Would you like to know more about Jasmine? A well-known climbing plant, it adorns our gardens and vats during its flowering with its characteristic scent white flowers.

Jasmine is a plant that Pagès uses in its recipes. Its scent is intense and very floral: just like the scent of the pretty flowers (yellow, white or pink) it wears in spring and summer.

Origins of jasmine

Jasmine takes its origins in southwest China. It is now one of the main producing countries of the plant, along with India. Its name comes rather from Persia and Arabia. Some say it evokes the feeling of betrayal: it relates in some ways the torments of Fatima, daughter of Muhammad. Jasmine has inspired many Arabic names like Jasmine's. This is directly related to the Arabic name of the plant: “yasamin”. It means "God" or "gift of God".

Jasmine has been used for a very long time in the world of tea and perfumery. The notes it delivers are so original and unique that it seems obvious to put them forward in areas where smells and flavors prevail.

Since the 17th century, the city of Grasse (located in the south-east of France), has made it one of its specialties since 1946. This ode to the plant pays homage to farmers, creators but also to the land and to the sweet scent of Jasmine. Traditionally, it is the first weekend of August that opens the plant-related festivities in Grasse: the streets are on this occasion sublimated by jasmine flowers and enlivened by various festive musical and heritage activities.

Jasmine can also be seen as a symbol of love and commitment: it celebrates 66 years of marriage! Jasmine is also associated with purity and beauty. Depending on the location, it was previously used for weddings, during religious ceremonies or simply to declare one's love to one's loved one.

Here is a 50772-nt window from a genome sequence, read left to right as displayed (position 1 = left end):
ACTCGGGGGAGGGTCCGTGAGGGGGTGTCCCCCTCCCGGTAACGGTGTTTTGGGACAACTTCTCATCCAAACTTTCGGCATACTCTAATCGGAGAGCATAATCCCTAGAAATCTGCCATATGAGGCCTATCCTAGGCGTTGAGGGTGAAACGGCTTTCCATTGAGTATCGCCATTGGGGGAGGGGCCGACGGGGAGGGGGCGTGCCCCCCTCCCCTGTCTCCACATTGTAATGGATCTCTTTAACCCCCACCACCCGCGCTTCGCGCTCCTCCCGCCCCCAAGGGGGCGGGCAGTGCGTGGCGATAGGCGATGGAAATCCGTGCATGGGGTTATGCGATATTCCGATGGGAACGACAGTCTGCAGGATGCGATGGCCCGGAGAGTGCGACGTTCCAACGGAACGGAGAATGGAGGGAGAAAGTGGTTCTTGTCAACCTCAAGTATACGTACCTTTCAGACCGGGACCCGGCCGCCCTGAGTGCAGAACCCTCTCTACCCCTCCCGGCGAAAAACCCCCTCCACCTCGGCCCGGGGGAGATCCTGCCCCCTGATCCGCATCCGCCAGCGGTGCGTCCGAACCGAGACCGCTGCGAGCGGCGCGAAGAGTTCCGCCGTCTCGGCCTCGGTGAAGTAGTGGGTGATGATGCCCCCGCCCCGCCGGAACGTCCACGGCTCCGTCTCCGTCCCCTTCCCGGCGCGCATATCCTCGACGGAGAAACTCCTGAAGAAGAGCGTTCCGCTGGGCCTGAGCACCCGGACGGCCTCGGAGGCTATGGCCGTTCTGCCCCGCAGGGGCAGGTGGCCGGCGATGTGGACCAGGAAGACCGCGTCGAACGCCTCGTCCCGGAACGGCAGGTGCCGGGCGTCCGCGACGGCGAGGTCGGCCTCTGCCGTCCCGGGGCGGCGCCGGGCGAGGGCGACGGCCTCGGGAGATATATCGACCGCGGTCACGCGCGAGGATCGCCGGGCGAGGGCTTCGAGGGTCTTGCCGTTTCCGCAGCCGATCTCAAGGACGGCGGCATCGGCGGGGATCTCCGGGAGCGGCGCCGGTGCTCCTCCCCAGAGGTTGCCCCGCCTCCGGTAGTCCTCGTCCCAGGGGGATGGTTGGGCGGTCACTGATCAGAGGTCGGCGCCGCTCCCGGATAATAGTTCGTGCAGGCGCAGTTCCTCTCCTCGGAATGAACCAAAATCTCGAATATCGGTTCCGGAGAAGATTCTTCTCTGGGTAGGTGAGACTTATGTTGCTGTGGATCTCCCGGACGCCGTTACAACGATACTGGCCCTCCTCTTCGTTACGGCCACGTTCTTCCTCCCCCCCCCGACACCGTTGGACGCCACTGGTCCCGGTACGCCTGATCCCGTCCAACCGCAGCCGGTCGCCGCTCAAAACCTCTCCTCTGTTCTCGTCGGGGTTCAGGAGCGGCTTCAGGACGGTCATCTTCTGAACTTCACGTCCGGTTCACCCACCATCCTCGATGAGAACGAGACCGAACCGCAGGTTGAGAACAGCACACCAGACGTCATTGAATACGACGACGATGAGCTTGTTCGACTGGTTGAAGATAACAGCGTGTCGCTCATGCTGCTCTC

Characteristics of jasmine

Nom : Jasminum officinale

Famille : Oleaceae

Espèce : climbing plant

Jasmine is a perennial climbing plant, native to the foot of the Himalayas to be exact. It is commonly cultivated in countries with a mild climate. Its long flexible stems bear evergreen, opposite leaves composed of pointed leaflets. Its large white, yellow or pink flowers are tubular. Arranged in loose panicles, they spread (especially in the evening) an exceptional sweet smell. You can easily recognize the scent of Jasmine because it is so intense and characteristic. Its flowers contain a rich aromatic essence. There are more than 200 species of Jasmine. The most common are officinal jasmine or winter jasmine. 

Uses and benefits of jasmine

Jasmine can be used in different ways. In France, we are used to using it as an ornamental plant in wild gardens or in potted houses.

It goes without saying that Jasmine is also a star in the art of perfumery. Its distinctive scents make it an aroma of choice and prestige (the aromatic essence of Jasmine is extremely expensive) in the making of perfumes.

The essential oil of the plant is often used for massages, nails and hair. However, it is important to be well informed before use, this is also valid for any essential oil, because it must be well diluted and dosed very precisely.

Like many plants, its flowers can be steeped in water or tea. This delicately dosed drink has very pleasant, intense floral notes. Jasmine is generally associated with white tea or green tea. Its floral notes combine wonderfully with the sweet bitterness of these types of tea.

It is said that in the 19th century Cazin recommended jasmine flowers against headaches. We can also read in various writings that it is interesting to apply a maceration based on Jasmine to fight against certain pains. This would require rubbing the flowers, in specific quantities, and soaking them in olive oil for about a month.



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